07/18/2014 09:28 am ET Updated Dec 06, 2017

We Can't Stop Staring At These Hyperrealistic Depictions Of Innards And Guts

We're not sure exactly what it is that we're looking at here, but we can't look away. Pristine plastic baggies pumped with innards and guts dangle mysteriously from a white string against a crisp white backdrop. Is this a chef formulating his next meal? A scientist, potentially a mad one, prepping an experiment? Is this a Patrick Bateman situation we're dealing with? Whatever it is, we can't take our eyes off it, for better or worse.


We have Salvador, Brazil-based artist Fábio Magalhães to thank for these simultaneously transfixing and nausea-inducing images. His hyperrealist series, "Intimate Portraits," depicts bodies as we've never seen them before -- hopefully -- turned inside out, mashed up, gushing juices. To create each haunting depiction, Magalhães arranged animal guts in his studio and photographed the result, then translating the image onto canvas with oil paints.

Yet the disturbing images raise more questions than they answer: Are these innards human, animal, or both? What happened to their owners? But eventually any attempting at grasping a narrative crumbles before the magnetic precision of the images themselves. "Although my work has this intimate characteristic, in a theatrical scene of a particular reality, in my practice, my narrative is open," the artist explained to Celeste Wanner. "It tackles the common sense: they are feelings, moments and human emotions of any person."

Most of the hyperrealistic artworks we encounter depict human faces or unassuming still lifes, images we've seen before and thus can process as actually being realistic. Magalhães toys with the formula, presenting realistic images of something most of us have never actually seen. The grotesque visual feast captures the body at its most inhuman, resembling meat more than a human being. In this sense, Magalhães delivers abstraction with the same hand as realism. And yet the bodies' hygienic presence, postured in the center of a frame, suggest the art historical trope of the portrait.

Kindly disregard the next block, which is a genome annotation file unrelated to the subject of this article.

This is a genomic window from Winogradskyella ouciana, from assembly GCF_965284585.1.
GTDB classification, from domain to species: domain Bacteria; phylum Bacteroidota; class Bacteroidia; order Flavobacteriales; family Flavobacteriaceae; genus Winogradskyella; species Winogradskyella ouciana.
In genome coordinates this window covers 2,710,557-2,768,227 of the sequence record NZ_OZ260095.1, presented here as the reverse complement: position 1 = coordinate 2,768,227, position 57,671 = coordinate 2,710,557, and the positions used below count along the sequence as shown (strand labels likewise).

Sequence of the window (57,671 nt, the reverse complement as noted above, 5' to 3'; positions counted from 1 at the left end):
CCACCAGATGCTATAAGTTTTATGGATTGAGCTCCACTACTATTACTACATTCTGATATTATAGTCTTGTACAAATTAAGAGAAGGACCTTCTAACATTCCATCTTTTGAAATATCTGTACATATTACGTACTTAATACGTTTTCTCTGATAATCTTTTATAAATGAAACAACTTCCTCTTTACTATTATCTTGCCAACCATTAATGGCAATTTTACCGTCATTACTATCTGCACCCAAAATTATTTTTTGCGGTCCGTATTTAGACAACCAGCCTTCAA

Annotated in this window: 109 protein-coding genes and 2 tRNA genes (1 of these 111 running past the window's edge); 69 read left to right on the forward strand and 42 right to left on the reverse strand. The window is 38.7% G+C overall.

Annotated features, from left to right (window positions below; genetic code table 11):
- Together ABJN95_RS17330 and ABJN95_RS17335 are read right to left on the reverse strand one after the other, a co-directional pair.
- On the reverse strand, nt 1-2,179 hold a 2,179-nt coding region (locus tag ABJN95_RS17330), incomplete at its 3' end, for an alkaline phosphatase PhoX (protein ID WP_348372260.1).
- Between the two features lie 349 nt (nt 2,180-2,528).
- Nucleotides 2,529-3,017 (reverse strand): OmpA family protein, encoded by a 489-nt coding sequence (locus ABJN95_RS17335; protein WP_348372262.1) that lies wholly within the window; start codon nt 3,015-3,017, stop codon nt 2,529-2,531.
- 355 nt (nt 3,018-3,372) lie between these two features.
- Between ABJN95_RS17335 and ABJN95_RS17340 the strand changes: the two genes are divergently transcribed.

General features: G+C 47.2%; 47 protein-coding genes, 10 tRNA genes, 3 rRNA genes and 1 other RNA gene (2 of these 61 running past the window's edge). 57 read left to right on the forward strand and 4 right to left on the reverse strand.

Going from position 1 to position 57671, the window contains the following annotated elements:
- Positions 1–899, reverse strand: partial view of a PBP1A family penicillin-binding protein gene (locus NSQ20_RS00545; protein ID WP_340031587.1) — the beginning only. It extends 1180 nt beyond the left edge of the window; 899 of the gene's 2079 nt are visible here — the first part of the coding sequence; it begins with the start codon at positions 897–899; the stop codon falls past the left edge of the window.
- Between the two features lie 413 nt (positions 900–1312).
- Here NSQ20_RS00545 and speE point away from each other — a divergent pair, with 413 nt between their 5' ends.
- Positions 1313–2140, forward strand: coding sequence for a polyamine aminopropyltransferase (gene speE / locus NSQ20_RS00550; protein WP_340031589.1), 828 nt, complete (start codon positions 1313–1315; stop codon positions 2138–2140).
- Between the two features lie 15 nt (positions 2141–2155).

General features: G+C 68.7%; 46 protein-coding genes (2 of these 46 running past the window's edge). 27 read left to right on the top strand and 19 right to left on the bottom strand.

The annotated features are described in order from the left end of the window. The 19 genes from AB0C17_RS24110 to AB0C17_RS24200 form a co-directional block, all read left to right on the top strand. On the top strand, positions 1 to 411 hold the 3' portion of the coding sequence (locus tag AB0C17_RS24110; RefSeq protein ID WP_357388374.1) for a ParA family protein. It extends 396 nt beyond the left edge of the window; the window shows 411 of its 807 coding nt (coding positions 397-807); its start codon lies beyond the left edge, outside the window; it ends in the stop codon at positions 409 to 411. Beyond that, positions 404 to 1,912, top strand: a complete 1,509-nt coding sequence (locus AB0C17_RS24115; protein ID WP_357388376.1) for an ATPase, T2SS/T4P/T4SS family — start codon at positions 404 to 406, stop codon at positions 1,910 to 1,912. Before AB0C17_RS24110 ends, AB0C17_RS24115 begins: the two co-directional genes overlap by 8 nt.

This space between the hidden and the revealed, the recognizable and the horrific, is right where Magalhães gets comfortable -- or, perhaps, uncomfortable. "Through its anatomy, this sealed body, sacred, hidden, was already enough to determine each kind of being, and nothing else," Wanner explains. "Its psychological and erogenous dimensions – both connected to pleasure and desire – bring a new semiotic amount, of recent discovery in researches about the body."

We could spend all day postulating possible motivations behind Magalhães' morbid anatomy. But one thing is for certain: we agree with Gabriela Motta when she wrote: "This is an artist that does not tire of observing the hidden side of his own image." Take a look for yourself and let us know your thoughts in the comments. Be warned, it gets weird down there.

Fábio Magalhães


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